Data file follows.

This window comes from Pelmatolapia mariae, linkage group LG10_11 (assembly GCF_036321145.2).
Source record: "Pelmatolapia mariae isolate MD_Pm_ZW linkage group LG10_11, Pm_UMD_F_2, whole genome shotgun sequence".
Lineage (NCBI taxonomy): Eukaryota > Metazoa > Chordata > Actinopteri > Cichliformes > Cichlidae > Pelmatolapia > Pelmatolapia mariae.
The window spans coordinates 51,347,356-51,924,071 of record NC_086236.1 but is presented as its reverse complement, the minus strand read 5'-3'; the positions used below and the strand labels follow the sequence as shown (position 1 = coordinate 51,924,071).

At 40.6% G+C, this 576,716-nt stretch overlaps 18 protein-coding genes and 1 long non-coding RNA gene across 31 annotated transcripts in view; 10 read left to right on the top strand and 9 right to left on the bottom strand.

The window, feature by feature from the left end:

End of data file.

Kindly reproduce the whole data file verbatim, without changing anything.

This window comes from Pelmatolapia mariae, linkage group LG10_11 (assembly GCF_036321145.2).
Source record: "Pelmatolapia mariae isolate MD_Pm_ZW linkage group LG10_11, Pm_UMD_F_2, whole genome shotgun sequence".
Lineage (NCBI taxonomy): Eukaryota > Metazoa > Chordata > Actinopteri > Cichliformes > Cichlidae > Pelmatolapia > Pelmatolapia mariae.
The window spans coordinates 51,347,356-51,924,071 of record NC_086236.1 but is presented as its reverse complement, the minus strand read 5'-3'; the positions used below and the strand labels follow the sequence as shown (position 1 = coordinate 51,924,071).

At 40.6% G+C, this 576,716-nt stretch overlaps 18 protein-coding genes and 1 long non-coding RNA gene across 31 annotated transcripts in view; 10 read left to right on the top strand and 9 right to left on the bottom strand.

The window, feature by feature from the left end: